Through village church’s window pane the beech
draws shadows on lit curtain’s meagre width;
next to the casing through two bright-blue slits
parallel yellow bars skim through each breach.
And on the far wall glaring sunshine lies,
sliced by thin lines to squares that brightly sprawl:
upwards round shadows creep, only to fall
quite suddenly, as if they are huge flies.
Old men and women in the paupers’ pew,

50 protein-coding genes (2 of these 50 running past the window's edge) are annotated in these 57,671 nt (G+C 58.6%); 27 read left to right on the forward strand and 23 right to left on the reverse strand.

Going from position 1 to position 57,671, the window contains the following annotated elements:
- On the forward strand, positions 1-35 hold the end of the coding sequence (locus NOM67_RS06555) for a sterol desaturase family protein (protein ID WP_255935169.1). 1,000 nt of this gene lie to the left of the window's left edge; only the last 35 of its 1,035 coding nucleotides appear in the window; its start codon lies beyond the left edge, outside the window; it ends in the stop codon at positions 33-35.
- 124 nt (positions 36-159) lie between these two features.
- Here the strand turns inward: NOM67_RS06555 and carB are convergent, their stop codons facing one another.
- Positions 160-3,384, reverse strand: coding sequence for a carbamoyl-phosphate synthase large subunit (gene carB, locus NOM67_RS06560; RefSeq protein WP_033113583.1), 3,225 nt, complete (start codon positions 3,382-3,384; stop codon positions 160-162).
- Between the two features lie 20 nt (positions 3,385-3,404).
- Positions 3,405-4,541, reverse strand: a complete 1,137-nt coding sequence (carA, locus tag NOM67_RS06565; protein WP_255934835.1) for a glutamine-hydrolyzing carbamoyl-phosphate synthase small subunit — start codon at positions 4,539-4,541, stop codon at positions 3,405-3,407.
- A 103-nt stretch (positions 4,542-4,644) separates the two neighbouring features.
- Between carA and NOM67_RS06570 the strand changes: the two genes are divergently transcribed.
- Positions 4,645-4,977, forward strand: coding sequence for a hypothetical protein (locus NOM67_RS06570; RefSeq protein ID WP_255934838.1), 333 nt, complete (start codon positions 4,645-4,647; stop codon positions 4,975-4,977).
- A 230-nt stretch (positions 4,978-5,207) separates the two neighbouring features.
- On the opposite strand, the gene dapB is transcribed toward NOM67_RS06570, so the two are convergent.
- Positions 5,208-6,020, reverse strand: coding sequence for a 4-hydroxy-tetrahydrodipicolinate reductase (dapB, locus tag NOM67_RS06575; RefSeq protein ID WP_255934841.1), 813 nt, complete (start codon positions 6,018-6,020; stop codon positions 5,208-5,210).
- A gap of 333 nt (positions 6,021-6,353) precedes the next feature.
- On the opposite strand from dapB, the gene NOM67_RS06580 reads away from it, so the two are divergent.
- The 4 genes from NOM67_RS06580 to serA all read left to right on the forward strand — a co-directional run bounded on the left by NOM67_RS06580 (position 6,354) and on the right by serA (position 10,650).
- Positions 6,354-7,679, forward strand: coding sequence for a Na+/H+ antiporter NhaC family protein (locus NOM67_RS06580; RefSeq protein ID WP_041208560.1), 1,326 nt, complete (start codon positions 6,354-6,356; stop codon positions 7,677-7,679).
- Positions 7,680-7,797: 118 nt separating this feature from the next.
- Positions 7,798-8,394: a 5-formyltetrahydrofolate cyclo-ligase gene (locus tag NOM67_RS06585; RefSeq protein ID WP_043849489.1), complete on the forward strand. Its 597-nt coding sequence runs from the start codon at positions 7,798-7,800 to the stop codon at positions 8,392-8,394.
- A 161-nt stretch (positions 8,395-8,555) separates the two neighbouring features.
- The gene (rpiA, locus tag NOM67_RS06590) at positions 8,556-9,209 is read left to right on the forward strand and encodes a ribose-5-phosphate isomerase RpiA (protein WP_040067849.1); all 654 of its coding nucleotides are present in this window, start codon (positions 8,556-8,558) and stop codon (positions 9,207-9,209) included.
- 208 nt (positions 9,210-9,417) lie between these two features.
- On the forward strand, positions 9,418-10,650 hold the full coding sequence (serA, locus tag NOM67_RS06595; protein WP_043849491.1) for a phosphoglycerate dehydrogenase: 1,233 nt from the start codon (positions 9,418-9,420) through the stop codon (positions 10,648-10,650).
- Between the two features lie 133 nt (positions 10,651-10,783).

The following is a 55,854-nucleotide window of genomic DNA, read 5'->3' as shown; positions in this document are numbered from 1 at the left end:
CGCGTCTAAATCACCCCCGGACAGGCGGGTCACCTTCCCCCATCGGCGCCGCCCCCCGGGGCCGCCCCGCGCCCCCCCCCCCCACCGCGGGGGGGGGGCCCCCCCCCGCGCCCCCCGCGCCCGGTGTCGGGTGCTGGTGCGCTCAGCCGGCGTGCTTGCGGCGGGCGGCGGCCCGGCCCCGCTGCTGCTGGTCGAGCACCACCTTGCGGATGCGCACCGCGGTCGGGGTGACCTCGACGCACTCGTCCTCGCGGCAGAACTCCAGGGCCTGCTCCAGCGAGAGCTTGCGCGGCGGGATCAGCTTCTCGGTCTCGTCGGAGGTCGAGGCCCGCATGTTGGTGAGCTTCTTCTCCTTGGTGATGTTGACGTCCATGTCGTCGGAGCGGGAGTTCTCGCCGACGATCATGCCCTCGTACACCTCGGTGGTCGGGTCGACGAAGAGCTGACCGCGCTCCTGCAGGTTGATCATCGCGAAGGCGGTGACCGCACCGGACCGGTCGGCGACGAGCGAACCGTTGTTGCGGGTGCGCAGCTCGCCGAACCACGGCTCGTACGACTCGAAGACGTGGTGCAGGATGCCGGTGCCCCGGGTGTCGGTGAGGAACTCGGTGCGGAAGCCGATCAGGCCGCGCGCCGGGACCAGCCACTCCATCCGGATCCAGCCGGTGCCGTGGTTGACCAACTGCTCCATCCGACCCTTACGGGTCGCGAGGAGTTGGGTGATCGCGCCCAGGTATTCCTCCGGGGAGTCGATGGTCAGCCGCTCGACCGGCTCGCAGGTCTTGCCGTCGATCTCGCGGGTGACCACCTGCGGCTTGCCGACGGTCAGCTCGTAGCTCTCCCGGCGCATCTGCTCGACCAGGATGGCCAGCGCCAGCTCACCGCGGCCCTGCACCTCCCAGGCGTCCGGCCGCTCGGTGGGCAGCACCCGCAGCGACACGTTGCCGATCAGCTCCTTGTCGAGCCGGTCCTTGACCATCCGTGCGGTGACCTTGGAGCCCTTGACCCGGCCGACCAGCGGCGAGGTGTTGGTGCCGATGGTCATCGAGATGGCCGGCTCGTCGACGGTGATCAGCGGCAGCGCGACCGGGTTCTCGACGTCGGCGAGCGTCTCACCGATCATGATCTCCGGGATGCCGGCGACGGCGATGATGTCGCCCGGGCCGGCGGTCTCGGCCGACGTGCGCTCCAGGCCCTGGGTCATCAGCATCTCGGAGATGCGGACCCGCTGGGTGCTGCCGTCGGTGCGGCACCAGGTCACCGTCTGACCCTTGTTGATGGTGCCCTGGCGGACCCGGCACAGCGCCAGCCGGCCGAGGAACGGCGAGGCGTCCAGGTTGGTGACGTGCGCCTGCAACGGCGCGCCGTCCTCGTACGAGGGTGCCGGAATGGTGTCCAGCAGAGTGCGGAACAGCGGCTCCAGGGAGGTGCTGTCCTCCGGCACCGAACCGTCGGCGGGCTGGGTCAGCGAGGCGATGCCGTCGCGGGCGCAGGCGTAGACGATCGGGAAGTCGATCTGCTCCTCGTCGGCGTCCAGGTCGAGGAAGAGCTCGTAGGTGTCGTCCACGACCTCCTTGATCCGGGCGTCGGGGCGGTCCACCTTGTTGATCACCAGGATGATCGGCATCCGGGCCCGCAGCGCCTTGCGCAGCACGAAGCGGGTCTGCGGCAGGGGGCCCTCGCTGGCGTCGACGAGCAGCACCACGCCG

hands folded, keep the vicar well in view:
he talks of bliss that’s found in Better Lands.
In turn, through glittering holes midst beech-tree leaves
the eternal sun strews tiny golden seeds
over what now are resting, worn out hands.
The diagonal light is also a strong feature in the painting (three versions) by Charles de Groux in his ‘Le banc des pauvres’. To see a version of the work, go to here.